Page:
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Why Jay Bruce makes sense as the Yankees’ final bench player

Last year, the Yankees really missed having an impact bat to come off the bench in high-leverage, pinch-hitting situations.

Philadelphia Phillies v Washington Nationals Photo by G Fiume/Getty Images

Hard to believe it, but spring training is here already and baseball is returning. On the eve of the first exhibition game, the Yankees’ roster looks pretty much set from an external additions standpoint. That being said, there are still decisions to be made in assigning player roles, and the performances of a handful of non-roster invitees may impact how the final roster shakes out come April 1st.

Last week, Tom introduced the group of NRI position players who will duke it out for a roster spot this spring. Jay Bruce and Derek Dietrich will battle for a bench spot, Robinson Chirinos and Rob Brantly hope to snag the third-string catcher, while Ryan LaMarre and Socrates Brito saw their chances as a backup outfielder plummet with Brett Gardner’s re-signing.

Today I would like to make the case for Bruce as the most qualified candidate for the final bench spot. The Yankees will presumably carry four bench players as they did for the majority of last season. Three of those spots are locked up between Kyle Higashioka, Tyler Wade, and Gardner, so let’s look at the ideal player profile for that final bench player.

Higashioka is backup catcher so we can check that off the list. Wade is the backup shortstop, a late-inning infield defensive substitution, and pinch runner. The Yankees signing Gardner to a major league deal all but guarantees he becomes the fourth outfielder, possibly relegating Mike Tauchman to fifth outfielder and DFA purgatory. That leaves only a backup first baseman and power-hitting pinch hitter as the only need to be filled. That is exactly what Bruce is, which makes him a better fit for this roster than the likes of Tauchman and Dietrich.

Bruce was once one of the premier power hitters in the game who has seen his production cool off over the last three years. The player himself attributed this downturn in form to a handful of injuries.

“Last year I had a couple soft tissue injuries, the year before I had kind of a freak elbow deal,” Bruce told reporters yesterday. “If I’m healthy and I’m on the field, I think that my numbers and my track record show I am a viable option and I can help any team out there.”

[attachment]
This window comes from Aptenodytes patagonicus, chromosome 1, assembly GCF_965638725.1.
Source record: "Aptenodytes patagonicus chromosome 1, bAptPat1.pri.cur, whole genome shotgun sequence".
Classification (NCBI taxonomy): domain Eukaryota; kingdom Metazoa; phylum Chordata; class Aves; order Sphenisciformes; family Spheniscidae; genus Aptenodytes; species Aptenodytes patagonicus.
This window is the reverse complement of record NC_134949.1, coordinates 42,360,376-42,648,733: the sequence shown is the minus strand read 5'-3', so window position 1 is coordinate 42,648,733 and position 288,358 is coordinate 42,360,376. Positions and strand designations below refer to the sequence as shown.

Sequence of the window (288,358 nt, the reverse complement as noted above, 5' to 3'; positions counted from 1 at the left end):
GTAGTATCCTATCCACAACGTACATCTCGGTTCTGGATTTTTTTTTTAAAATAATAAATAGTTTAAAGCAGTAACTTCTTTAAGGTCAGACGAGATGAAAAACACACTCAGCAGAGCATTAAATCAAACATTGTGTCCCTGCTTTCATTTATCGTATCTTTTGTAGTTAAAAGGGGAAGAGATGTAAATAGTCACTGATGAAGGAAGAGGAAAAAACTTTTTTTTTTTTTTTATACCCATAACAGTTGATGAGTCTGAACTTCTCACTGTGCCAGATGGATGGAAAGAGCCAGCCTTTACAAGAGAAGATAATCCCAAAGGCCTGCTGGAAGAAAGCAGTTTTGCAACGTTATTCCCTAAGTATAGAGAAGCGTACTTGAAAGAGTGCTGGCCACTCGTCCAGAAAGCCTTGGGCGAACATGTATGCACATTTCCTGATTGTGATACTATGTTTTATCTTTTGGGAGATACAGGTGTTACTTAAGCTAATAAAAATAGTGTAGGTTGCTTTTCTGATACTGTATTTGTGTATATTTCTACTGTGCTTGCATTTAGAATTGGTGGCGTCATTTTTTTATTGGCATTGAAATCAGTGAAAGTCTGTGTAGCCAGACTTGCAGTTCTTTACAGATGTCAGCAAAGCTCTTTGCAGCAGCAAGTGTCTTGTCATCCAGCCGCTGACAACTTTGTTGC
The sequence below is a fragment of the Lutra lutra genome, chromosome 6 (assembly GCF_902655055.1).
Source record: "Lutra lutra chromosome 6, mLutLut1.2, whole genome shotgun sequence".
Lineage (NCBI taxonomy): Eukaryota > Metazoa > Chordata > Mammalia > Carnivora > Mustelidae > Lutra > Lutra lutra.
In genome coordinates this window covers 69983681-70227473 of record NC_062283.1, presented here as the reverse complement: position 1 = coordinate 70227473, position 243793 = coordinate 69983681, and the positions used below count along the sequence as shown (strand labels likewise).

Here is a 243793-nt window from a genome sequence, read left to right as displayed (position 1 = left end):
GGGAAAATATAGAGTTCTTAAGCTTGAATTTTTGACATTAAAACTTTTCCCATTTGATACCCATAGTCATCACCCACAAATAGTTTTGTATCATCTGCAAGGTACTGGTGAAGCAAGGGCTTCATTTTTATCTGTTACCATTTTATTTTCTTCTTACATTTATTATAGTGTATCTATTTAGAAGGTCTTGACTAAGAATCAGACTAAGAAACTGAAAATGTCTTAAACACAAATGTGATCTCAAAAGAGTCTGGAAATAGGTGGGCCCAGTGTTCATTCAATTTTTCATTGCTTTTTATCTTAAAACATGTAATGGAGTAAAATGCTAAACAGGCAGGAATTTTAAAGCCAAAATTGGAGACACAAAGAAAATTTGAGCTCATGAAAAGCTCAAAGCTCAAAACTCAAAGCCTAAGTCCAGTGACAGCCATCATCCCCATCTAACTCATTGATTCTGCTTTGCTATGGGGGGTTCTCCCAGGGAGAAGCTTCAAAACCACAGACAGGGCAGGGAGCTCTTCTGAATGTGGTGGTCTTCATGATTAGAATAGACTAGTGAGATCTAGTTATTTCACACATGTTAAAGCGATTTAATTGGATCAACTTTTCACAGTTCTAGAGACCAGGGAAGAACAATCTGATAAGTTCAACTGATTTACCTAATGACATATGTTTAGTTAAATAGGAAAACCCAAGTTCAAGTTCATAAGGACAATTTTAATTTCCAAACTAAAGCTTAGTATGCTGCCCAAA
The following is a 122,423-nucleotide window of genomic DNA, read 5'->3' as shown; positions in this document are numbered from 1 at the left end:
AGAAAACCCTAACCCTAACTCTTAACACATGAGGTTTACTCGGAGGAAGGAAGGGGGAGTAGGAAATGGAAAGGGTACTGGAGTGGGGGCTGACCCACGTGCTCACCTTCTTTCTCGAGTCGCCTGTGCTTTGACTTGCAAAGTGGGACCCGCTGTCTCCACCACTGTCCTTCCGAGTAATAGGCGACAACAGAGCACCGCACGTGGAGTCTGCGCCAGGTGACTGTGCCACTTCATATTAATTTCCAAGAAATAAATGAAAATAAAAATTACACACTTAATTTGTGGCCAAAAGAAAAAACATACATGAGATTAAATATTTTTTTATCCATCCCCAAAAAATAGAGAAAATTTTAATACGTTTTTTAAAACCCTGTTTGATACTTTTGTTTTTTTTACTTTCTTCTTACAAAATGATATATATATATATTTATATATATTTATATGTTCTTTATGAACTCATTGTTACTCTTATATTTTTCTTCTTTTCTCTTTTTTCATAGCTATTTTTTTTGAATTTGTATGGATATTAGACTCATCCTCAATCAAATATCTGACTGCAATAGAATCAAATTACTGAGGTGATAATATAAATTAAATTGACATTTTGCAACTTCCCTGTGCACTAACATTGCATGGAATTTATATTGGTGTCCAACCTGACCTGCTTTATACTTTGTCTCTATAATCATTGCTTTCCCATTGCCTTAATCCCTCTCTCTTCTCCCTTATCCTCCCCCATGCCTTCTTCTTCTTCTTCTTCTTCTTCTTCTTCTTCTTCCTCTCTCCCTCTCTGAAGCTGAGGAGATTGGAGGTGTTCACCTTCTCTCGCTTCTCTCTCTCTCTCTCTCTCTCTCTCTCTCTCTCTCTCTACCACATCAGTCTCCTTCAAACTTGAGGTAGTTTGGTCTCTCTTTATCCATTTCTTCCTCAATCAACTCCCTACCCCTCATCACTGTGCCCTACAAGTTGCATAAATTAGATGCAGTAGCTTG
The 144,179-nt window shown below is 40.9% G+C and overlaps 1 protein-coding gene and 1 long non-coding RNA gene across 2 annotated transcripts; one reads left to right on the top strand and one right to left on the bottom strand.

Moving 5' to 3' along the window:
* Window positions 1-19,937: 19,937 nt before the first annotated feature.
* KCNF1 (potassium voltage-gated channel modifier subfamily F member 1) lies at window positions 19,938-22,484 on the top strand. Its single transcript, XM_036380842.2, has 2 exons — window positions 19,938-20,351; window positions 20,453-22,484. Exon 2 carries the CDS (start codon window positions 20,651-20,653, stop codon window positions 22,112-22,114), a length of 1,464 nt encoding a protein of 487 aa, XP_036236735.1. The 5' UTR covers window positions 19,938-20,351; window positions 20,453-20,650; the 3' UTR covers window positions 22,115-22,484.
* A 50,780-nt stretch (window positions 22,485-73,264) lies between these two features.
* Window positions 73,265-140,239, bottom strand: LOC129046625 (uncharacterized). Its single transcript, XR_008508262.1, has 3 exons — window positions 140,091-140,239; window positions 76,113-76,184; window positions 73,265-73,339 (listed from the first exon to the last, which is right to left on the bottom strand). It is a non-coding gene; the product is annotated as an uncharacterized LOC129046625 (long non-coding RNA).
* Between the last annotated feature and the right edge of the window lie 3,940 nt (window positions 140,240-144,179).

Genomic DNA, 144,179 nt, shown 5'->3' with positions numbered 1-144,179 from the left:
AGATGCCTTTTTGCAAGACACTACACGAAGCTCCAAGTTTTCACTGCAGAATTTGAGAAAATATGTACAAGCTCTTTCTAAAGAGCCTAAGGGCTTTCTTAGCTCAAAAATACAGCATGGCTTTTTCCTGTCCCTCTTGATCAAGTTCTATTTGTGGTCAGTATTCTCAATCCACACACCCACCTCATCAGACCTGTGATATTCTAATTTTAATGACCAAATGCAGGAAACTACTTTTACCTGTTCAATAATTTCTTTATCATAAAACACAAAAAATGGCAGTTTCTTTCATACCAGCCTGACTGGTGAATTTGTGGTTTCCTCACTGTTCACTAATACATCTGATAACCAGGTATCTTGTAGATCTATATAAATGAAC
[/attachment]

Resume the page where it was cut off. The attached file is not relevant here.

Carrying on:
Bruce brings the lefty power that many have been clamoring for, but more importantly he brings a track record of success and a wealth of experience he can draw upon in those high-leverage, pinch-hitting scenarios. The Yankees sure could have used an effective bat off the bench, as their primary pinch-hitter, Mike Ford, converted only one hit in ten pinch-hitting plate appearances last season, and memorably went O-fer in his postseason pinch-hitting cameos.

It is not a forgone conclusion that Bruce will be handed the final bench spot out of camp, and his main competition for the position is likely Dietrich. The two players profile very similarly over the last four years. Both are left-handed bats with decent power and questionable defensive capabilities. Bruce just edges Dietrich in the walk (8.8 percent vs 7.3 percent walk rate) and power (.241 vs. .192 ISO) departments while Dietrich holds the slight upper hand in on-base percentage (.332 vs. .301) and wRC+ (106 vs. 103).

The two areas that separate Bruce in my mind are his discipline in pinch-hitting scenarios and his batted ball quality in general. Bruce’s walk rate actually increases when batting as a pinch-hitter (11 percent) relative to all other scenarios (nine percent) showing perhaps an increase in focus as a pinch hitter.

Bruce also hits the ball harder and with much more consistency than Dietrich. His 89.1 mph average exit velocity, 9.6 percent barrel rate, and 38.5 percent hard hit rate eclipse Dietrich’s corresponding marks (86.5 mph, 7.2 percent, 33.9 percent respectively), giving me greater confidence that Bruce will do more damage when impacting the ball.

To be fair, I would be happy with either of Bruce or Dietrich as the designated pinch-hitter and final bench player. It is Bruce’s more convincing track record and superior quality of contact that give him the edge in my eyes. Assuming he is fully healthy and can turn heads during spring training, he could prove to be a valuable member of the team coming off the bench this season.